“The season runs from February until the first of December,” Sydney said. “I race just about every weekend and try to practice a couple times a week, also.”
Sydney practices at Marion and at Wichita. She said she uses the same cycles for practice as she uses for competitive races.
Since the races are run on weekends, racing and school don’t conflict.
Once the weekend rolls around, though, it’s “off to the races.”
As a veteran racer, Sydney said she really doesn’t let nerves interfere with her performances.
“I used to get nervous before I raced when I was little, but I don’t so much anymore,” she said. “Mom gets nervous before and during races, but she still likes to watch them.”
Said Valerie, “I get more nervous now that Sydney is bigger. She’s riding against bigger people, on a bigger bike, and she’s going faster.
“There’s always the possibility that she’ll get hurt,” Valerie added. “But she can get hurt riding a bicycle or riding in a car, or while she’s pole vaulting, too.”
Injuries do play a huge part in the sport.
“I’ve broken my arm twice,” Sydney said matter-of-factly. “I’m not scared at all when I come back from an injury. That’s just part of moto-cross racing.”
Sydney’s most severe injury came this past February in Oklahoma, when she took a nasty spill and sustained a concussion.
“I wasn’t there,” Valerie said. “But it was pretty scary when they called me and told me about it.”
Said Sydney: “As long as I don’t get hurt really bad, I’ll keep racing. If I get hurt to the point that it’s no longer safe for me to continue, I’ll give it up.
“But I hope that doesn’t happen.”
As mentioned, Sydney races against not only other girls, but also against the guys.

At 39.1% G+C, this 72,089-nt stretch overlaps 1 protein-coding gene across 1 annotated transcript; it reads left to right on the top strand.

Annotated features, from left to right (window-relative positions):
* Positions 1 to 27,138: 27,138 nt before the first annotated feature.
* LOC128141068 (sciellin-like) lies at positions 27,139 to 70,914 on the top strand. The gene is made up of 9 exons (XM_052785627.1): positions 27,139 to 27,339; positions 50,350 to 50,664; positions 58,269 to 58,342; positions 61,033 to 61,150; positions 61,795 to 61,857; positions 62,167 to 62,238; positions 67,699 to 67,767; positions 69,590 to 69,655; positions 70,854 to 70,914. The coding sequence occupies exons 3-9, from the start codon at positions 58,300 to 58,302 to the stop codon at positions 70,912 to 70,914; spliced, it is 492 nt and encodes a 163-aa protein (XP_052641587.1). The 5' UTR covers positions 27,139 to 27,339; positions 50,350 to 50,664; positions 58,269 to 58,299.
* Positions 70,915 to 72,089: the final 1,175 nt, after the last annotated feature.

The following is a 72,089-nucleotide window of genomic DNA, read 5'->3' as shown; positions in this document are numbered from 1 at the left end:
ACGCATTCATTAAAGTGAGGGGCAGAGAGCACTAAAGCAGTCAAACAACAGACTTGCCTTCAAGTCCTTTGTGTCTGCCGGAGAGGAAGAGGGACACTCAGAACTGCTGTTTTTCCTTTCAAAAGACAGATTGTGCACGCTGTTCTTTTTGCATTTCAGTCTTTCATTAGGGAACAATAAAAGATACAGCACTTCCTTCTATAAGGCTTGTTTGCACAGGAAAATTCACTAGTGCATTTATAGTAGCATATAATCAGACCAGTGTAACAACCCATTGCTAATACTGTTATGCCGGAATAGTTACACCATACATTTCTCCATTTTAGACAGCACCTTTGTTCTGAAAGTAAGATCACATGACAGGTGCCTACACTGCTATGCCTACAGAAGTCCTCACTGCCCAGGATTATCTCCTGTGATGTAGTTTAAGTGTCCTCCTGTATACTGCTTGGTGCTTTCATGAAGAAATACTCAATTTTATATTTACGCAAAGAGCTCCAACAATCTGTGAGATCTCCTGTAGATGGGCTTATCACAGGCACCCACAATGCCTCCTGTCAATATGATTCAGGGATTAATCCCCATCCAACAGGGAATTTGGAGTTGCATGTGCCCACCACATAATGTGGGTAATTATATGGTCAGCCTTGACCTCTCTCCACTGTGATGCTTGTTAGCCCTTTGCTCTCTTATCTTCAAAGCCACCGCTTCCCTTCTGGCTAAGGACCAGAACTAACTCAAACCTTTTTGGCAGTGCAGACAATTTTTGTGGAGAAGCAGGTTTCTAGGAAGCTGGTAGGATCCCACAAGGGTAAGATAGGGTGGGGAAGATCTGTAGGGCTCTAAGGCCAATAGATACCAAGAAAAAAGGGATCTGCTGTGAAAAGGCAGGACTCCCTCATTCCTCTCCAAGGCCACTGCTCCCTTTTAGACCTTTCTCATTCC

“I’ll probably always race against the boys because sometimes the classes aren’t very big,” she said. “But there are quite a few girls that do race.
“There are a couple girls from McPherson, one from Wichita and another girl from around Newton that I know of,” she said.
Sydney said she’s a fan of moto-cross racing on television, and has seen several races in person. A highlight was meeting Ricky Carmichael, a star in the sport.
“I told him that I race and he thought that was pretty cool,” she said.
Also thinking her racing career is “pretty cool” are many of her classmates.
“They really don’t say too much and I don’t think anyone is jealous or anything, but a lot of them think it’s cool,” she said.
With added years comes added activities, and Sydney struggles to juggle her schedule.
“If I have something else going on, I don’t race sometimes,” she said. “They keep a points total for the year in each class, but I don’t go for that.
“We used to keep track of points and work for that, but there are just so many races now and other activities that we don’t have time to do that anymore,” Valerie said. “But when she was little, she actually took second place in the points standings.”
Continuing her racing and pursuing a career in the sport isn’t necessarily a path Sydney is looking to follow.
“They do have a professional women’s moto-cross, but it’s not very popular and there really isn’t much money in it.”
Added Valerie: “It doesn’t matter to me if she wins or loses. As long as she tries her hardest and as long as she’s having a good time, that’s all that matters to me.”
“It’s not really set up to be competitive against each other that much,” Valerie said. “The parents in the stands each want their child to do good, but it’s set up pretty much in an individual way.”
“I like moto-cross because you’re riding as an independent,” she said. “It’s not like a team sport because you just rely on yourself and your own abilities and not on someone else.
“It’s not something that everyone can do, or even tries to do.”
Said Valerie: “When I see Sydney out there racing, it makes me feel good that she’s out there trying her best and giving it her all. I’m very proud of her.”
“She’s a well rounded child.”
“Moto-cross racing is tough, but it’s fun,” Sydney said. “The day after races, I’m pretty sore sometimes, depending on if I crash much or not. But moto-cross is still the best.”